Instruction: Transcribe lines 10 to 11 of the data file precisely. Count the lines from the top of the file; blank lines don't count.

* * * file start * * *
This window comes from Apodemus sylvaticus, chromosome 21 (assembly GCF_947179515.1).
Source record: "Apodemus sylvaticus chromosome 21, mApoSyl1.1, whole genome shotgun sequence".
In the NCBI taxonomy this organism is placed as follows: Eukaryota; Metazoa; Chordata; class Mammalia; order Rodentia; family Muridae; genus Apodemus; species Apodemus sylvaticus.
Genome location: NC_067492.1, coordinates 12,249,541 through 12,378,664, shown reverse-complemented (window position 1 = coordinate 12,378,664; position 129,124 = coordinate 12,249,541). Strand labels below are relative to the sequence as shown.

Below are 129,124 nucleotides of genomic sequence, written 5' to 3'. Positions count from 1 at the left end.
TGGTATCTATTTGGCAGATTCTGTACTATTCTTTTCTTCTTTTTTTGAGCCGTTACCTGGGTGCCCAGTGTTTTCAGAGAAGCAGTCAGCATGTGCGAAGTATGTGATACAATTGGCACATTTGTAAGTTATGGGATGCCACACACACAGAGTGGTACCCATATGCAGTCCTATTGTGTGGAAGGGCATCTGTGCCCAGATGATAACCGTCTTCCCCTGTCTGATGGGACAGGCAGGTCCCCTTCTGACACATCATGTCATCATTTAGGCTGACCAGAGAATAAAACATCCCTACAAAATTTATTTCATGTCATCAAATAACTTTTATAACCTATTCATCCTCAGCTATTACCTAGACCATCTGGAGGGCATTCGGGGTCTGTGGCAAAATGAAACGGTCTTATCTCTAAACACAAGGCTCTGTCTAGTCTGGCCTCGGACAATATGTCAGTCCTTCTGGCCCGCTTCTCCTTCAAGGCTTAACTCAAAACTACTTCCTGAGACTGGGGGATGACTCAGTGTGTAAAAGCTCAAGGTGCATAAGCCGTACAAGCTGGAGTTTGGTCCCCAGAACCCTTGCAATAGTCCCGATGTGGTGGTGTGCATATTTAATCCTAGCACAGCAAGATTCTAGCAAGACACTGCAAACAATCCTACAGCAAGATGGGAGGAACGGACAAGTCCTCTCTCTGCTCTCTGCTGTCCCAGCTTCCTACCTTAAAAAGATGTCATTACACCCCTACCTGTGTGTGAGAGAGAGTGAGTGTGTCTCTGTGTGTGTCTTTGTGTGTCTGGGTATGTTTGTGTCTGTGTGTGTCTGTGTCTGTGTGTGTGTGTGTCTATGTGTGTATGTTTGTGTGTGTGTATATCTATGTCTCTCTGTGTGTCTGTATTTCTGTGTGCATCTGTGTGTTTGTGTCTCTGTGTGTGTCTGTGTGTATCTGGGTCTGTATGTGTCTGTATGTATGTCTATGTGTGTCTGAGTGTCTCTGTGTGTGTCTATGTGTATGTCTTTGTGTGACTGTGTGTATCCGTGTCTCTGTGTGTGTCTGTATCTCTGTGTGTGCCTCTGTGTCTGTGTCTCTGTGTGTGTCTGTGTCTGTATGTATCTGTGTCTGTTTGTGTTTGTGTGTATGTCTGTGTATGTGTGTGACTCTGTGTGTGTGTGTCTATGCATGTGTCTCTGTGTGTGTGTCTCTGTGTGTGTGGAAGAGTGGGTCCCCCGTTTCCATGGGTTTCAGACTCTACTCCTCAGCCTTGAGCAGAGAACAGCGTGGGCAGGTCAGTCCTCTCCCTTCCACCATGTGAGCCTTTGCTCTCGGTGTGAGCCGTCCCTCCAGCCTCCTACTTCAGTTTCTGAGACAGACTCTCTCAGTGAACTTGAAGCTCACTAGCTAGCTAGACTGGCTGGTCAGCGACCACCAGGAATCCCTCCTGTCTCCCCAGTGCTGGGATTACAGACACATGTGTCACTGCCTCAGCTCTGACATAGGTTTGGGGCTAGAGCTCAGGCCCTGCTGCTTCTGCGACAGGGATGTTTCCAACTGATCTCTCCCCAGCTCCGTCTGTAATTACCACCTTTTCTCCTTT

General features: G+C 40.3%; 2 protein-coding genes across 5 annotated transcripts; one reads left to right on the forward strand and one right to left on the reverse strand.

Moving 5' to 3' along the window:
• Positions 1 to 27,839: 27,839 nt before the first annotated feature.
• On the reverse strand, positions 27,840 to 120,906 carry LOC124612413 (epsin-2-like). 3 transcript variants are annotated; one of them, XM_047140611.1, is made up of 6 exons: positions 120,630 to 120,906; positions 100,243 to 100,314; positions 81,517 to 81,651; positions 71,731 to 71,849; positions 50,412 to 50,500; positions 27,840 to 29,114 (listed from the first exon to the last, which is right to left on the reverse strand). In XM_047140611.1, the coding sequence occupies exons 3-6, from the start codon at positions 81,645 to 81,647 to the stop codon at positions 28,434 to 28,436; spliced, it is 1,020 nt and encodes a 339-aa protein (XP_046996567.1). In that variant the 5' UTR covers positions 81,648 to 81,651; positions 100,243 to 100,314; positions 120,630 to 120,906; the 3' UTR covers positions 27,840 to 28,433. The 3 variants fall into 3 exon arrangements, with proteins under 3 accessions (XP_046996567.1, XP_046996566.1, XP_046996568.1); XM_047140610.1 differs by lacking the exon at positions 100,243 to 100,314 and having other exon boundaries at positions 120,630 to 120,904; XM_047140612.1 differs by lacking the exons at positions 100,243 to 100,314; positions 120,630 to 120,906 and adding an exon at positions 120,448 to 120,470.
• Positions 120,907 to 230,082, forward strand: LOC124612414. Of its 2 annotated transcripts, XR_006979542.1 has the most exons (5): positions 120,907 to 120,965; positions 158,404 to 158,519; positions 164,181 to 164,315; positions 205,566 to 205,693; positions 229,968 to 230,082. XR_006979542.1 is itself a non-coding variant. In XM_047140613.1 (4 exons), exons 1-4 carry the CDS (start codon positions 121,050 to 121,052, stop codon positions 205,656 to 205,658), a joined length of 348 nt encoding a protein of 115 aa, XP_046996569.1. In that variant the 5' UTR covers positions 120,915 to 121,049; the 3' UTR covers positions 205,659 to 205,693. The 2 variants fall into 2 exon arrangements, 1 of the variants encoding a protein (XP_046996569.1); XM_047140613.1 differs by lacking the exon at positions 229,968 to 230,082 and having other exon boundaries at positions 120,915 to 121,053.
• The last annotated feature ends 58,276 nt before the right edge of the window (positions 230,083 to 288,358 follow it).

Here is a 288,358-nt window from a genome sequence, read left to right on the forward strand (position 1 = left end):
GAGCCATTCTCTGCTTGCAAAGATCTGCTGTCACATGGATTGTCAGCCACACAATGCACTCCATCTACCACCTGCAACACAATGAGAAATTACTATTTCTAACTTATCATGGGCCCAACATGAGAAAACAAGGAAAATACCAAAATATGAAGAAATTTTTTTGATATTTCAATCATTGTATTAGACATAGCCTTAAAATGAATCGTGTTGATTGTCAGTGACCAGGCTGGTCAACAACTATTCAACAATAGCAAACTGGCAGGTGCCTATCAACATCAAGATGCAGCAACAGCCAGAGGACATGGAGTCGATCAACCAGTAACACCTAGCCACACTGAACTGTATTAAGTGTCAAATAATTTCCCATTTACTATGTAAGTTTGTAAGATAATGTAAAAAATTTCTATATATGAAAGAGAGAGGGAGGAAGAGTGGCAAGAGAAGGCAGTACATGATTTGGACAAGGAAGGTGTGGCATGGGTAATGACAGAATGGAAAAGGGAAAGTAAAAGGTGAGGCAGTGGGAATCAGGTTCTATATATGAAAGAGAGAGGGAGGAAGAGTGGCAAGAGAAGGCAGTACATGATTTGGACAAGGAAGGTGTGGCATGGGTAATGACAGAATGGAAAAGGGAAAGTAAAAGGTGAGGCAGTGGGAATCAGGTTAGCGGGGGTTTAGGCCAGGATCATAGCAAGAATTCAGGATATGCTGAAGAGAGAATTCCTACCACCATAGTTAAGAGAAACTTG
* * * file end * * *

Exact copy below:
• On the reverse strand, positions 27,840 to 120,906 carry LOC124612413 (epsin-2-like). 3 transcript variants are annotated; one of them, XM_047140611.1, is made up of 6 exons: positions 120,630 to 120,906; positions 100,243 to 100,314; positions 81,517 to 81,651; positions 71,731 to 71,849; positions 50,412 to 50,500; positions 27,840 to 29,114 (listed from the first exon to the last, which is right to left on the reverse strand). In XM_047140611.1, the coding sequence occupies exons 3-6, from the start codon at positions 81,645 to 81,647 to the stop codon at positions 28,434 to 28,436; spliced, it is 1,020 nt and encodes a 339-aa protein (XP_046996567.1). In that variant the 5' UTR covers positions 81,648 to 81,651; positions 100,243 to 100,314; positions 120,630 to 120,906; the 3' UTR covers positions 27,840 to 28,433. The 3 variants fall into 3 exon arrangements, with proteins under 3 accessions (XP_046996567.1, XP_046996566.1, XP_046996568.1); XM_047140610.1 differs by lacking the exon at positions 100,243 to 100,314 and having other exon boundaries at positions 120,630 to 120,904; XM_047140612.1 differs by lacking the exons at positions 100,243 to 100,314; positions 120,630 to 120,906 and adding an exon at positions 120,448 to 120,470.
• Positions 120,907 to 230,082, forward strand: LOC124612414. Of its 2 annotated transcripts, XR_006979542.1 has the most exons (5): positions 120,907 to 120,965; positions 158,404 to 158,519; positions 164,181 to 164,315; positions 205,566 to 205,693; positions 229,968 to 230,082. XR_006979542.1 is itself a non-coding variant. In XM_047140613.1 (4 exons), exons 1-4 carry the CDS (start codon positions 121,050 to 121,052, stop codon positions 205,656 to 205,658), a joined length of 348 nt encoding a protein of 115 aa, XP_046996569.1. In that variant the 5' UTR covers positions 120,915 to 121,049; the 3' UTR covers positions 205,659 to 205,693. The 2 variants fall into 2 exon arrangements, 1 of the variants encoding a protein (XP_046996569.1); XM_047140613.1 differs by lacking the exon at positions 229,968 to 230,082 and having other exon boundaries at positions 120,915 to 121,053.